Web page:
4. PCs, smart devices gain senses: context aware, perceptual computing — Consumers are bound to fall in love with the first wave of context aware or perceptual computers that leverage hard and soft sensor technologies. For example, a mobile device called the Personal Vacation Assistant uses context-aware computing technologies to help get the most out of the travel experience. The portable device uses “hard sensors” (cameras that recognize objects and GPS-based information) and “soft sensors” (information that travelers input into the device such as calendar and cuisine preferences) to make on-the-spot recommendations for sights to see, places to eat and more.
     

  5. Smart signage — Interactive, “Minority Report” movie-like digital signs will become widely accepted, featuring new modes of interaction, including face and gesture recognition.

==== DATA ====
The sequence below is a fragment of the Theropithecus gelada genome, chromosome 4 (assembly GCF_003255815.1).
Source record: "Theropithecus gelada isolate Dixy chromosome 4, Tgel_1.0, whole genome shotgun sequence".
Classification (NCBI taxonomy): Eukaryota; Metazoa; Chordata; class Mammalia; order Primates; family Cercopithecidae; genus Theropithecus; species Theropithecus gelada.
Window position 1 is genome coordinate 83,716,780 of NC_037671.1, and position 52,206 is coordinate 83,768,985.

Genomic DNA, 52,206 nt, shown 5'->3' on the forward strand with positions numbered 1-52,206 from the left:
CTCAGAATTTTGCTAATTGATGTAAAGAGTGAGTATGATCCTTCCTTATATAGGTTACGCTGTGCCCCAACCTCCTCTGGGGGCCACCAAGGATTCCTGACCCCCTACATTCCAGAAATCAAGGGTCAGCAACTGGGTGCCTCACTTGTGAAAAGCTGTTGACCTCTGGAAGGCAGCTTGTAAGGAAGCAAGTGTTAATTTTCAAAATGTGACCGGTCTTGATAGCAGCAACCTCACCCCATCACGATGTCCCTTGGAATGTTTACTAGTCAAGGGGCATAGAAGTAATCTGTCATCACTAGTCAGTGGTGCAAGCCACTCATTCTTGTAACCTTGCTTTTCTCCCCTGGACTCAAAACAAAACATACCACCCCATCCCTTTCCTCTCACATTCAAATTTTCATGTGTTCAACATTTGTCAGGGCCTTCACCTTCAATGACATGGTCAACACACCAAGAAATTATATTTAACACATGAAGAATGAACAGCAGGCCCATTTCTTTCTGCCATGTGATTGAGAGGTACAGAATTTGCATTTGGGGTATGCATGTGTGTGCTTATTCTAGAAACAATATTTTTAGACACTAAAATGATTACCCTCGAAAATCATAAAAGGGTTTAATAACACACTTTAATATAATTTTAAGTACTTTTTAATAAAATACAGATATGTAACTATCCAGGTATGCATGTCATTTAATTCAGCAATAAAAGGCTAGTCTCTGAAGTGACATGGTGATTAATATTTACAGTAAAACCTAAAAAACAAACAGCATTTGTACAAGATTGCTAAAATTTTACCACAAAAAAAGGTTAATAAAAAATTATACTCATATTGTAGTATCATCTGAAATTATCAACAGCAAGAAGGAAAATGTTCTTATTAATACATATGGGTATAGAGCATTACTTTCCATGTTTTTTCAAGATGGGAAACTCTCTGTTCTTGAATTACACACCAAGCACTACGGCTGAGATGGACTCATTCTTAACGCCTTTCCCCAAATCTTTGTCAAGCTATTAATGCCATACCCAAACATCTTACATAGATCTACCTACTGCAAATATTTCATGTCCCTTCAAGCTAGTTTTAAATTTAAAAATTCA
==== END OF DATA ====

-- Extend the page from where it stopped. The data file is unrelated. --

6. Consumer revolution on energy, environment — Consumers will go from talking about managing their energy consumption to actually doing it with a variety of home energy management devices and services becoming available.
     

  7. Securer security — As IT requirements change rapidly due to an increasingly complex threat landscape and new usage models, including clouds and numerous CE devices connecting to the Internet, security will remain one of the highest priorities for the IT industry. Over the next year, the industry will focus on foundational capabilities for infrastructure protection and maintaining both personal and business secrets. The Intel Core vPro processors, Intel’s proposed McAfee acquisition, and numerous projects inside and around Intel silicon chips will play roles here. We also expect consumers will have to become smarter about their online identify (e.g. their facebook and twitter accounts, what photos they are sharing).